Stubby was a Terrier type dog that wandered into the grounds of Yale University in July 1917. It just so happened that members of the 102nd infantry were training in Yale on this particular day. Thus, the story of the most decorated dog of World War I was born. As the soldiers were training, Stubby refused to leave their side. After growing fond of the friendly pup, Corporal Robert Conroy decided that when it was time to ship out, he would hide Stubby onboard. When they departed in France, Corporal Conroy hid Stubby in his jacket. When he was eventually discovered by the commanding officer, he was aghast to see Stubby salute him. The soldiers had trained him to salute upon request. He was allowed to stay, it was decided.
For 18 months, Stubby served in the trenches of France; he participated in four offended and 17 battles. His first injury was inhalation of toxic gas. As a result, Stubby became very sensitive to the smell - something that came in handy. When Stubby smelt the gas, he would run to all of the soldiers barking to awaken them. Additionally, Stubby would run through the trenches to find wounded soldiers. He was trained to differentiate between English and German language and bark whenever he found an English speaking soldier who was injured. In one of his most impressive endeavours, he captured a German spy. As he was mapping out the allied trenches, the German spy spotted Stubby and called out to him in German. Recognising the language of the enemy, Stubby attacked him. It was this heroic event that promoted Stubby to rank of sergeant.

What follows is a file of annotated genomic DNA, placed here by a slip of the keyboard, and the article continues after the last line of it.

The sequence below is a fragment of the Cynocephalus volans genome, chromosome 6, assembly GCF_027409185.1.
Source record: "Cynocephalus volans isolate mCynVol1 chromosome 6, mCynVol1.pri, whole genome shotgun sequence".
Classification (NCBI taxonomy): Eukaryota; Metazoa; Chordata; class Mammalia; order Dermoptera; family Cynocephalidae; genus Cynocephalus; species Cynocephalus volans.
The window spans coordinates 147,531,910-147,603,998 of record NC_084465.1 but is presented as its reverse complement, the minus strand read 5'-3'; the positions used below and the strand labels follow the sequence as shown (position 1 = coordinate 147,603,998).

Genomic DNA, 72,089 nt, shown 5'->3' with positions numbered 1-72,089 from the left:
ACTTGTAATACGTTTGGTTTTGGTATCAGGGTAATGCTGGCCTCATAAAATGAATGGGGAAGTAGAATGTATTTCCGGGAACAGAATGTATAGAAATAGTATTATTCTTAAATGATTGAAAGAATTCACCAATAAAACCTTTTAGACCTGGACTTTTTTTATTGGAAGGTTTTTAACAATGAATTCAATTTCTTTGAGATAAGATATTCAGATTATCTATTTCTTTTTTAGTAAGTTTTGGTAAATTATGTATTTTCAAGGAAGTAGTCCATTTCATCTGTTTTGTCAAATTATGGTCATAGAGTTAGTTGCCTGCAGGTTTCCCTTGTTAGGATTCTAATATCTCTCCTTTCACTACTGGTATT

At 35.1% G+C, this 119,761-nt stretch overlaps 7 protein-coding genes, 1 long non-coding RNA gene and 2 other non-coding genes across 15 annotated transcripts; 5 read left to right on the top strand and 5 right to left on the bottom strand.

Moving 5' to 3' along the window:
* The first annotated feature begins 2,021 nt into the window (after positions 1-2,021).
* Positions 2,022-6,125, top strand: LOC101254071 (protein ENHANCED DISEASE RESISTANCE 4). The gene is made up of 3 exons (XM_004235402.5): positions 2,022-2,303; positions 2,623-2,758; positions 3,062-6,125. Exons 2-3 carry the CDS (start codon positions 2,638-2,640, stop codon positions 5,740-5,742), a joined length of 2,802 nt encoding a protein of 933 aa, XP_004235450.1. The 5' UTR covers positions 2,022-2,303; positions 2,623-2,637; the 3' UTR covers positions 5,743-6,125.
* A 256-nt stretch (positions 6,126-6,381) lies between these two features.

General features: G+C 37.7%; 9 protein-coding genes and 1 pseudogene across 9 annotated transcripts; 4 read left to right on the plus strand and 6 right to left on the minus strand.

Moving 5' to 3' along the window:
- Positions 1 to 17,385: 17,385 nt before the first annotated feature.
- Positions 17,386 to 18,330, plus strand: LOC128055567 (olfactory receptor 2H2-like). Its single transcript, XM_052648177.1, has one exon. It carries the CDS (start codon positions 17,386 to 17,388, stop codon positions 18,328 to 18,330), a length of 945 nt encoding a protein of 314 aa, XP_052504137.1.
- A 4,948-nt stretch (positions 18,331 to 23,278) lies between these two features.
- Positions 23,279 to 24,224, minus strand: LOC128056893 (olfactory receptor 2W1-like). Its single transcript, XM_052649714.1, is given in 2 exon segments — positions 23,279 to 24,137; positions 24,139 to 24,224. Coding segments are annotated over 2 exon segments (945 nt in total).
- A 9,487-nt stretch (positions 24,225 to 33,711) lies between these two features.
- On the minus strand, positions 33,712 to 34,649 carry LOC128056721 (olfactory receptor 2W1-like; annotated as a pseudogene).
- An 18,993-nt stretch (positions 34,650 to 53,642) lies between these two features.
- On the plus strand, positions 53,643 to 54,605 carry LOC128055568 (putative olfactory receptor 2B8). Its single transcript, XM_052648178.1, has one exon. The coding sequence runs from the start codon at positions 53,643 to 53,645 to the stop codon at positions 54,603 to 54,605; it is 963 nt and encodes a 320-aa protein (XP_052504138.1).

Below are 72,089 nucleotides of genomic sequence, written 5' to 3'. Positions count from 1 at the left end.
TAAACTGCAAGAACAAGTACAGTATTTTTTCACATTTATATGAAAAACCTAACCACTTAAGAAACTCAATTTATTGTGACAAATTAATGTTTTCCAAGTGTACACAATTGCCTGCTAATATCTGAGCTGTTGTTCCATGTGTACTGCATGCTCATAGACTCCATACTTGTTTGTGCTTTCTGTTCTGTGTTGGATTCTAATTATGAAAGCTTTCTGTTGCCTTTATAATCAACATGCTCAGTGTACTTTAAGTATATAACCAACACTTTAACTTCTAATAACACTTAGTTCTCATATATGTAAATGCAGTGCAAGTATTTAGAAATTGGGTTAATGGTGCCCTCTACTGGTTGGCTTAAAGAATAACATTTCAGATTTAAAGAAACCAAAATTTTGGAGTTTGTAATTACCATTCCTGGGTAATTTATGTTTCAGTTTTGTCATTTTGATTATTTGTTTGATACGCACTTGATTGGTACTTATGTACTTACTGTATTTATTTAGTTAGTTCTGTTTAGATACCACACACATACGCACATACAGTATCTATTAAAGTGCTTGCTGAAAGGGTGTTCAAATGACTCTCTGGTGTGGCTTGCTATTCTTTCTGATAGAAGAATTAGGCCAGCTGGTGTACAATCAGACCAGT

After the war, he became an American celebrity, even visiting the White House twice and meeting President Woodrow Wilson. He passed away at the age of nine or ten and his body was donated to the Smithsonian Institute.
On Tuesday, Lucca, a 12-year-old German shepherd, received the prestigious Dickin Medal, the highest military decoration awarded for valor in the UK. She’s the first American K9 to receive it. While serving, she led over 400 missions in Iraq and Afghanistan, and found over 40 explosives. She lost her leg when an IED detonated as she was searching for weapons. Thank you for your sacrifice, Lucca.
A very furry story from the history of the space race! Khrushchev’s move strikes me as brilliant: half, “we may be engaged in a cold war, but we’re still human!” and half, “the dogs we sent to space are already having babies. How’s NASA coming along?”
Apparently, Pushinka (which means “fluffy" in Russian) was examined before arriving at the White House to check for listening devices.